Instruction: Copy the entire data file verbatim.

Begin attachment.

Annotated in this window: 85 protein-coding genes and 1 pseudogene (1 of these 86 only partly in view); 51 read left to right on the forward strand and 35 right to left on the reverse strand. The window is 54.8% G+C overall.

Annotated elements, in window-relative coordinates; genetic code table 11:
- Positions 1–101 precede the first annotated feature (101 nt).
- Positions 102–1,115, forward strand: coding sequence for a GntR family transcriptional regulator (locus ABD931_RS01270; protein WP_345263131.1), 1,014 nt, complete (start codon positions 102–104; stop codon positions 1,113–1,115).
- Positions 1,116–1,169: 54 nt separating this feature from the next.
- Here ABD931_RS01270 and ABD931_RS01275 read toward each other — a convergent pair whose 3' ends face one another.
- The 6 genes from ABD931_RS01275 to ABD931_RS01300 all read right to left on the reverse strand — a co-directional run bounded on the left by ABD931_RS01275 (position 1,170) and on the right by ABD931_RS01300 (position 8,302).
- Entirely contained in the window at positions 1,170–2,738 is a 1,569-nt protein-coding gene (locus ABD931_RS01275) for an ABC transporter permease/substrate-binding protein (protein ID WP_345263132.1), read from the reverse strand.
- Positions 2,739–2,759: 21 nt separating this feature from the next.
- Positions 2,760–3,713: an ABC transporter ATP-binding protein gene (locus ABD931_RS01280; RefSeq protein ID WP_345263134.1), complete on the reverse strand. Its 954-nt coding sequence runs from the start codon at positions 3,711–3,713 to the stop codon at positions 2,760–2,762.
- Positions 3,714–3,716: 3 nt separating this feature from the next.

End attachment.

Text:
Annotated in this window: 85 protein-coding genes and 1 pseudogene (1 of these 86 only partly in view); 51 read left to right on the forward strand and 35 right to left on the reverse strand. The window is 54.8% G+C overall.

Annotated elements, in window-relative coordinates; genetic code table 11:
- Positions 1–101 precede the first annotated feature (101 nt).
- Positions 102–1,115, forward strand: coding sequence for a GntR family transcriptional regulator (locus ABD931_RS01270; protein WP_345263131.1), 1,014 nt, complete (start codon positions 102–104; stop codon positions 1,113–1,115).
- Positions 1,116–1,169: 54 nt separating this feature from the next.
- Here ABD931_RS01270 and ABD931_RS01275 read toward each other — a convergent pair whose 3' ends face one another.
- The 6 genes from ABD931_RS01275 to ABD931_RS01300 all read right to left on the reverse strand — a co-directional run bounded on the left by ABD931_RS01275 (position 1,170) and on the right by ABD931_RS01300 (position 8,302).
- Entirely contained in the window at positions 1,170–2,738 is a 1,569-nt protein-coding gene (locus ABD931_RS01275) for an ABC transporter permease/substrate-binding protein (protein ID WP_345263132.1), read from the reverse strand.
- Positions 2,739–2,759: 21 nt separating this feature from the next.
- Positions 2,760–3,713: an ABC transporter ATP-binding protein gene (locus ABD931_RS01280; RefSeq protein ID WP_345263134.1), complete on the reverse strand. Its 954-nt coding sequence runs from the start codon at positions 3,711–3,713 to the stop codon at positions 2,760–2,762.
- Positions 3,714–3,716: 3 nt separating this feature from the next.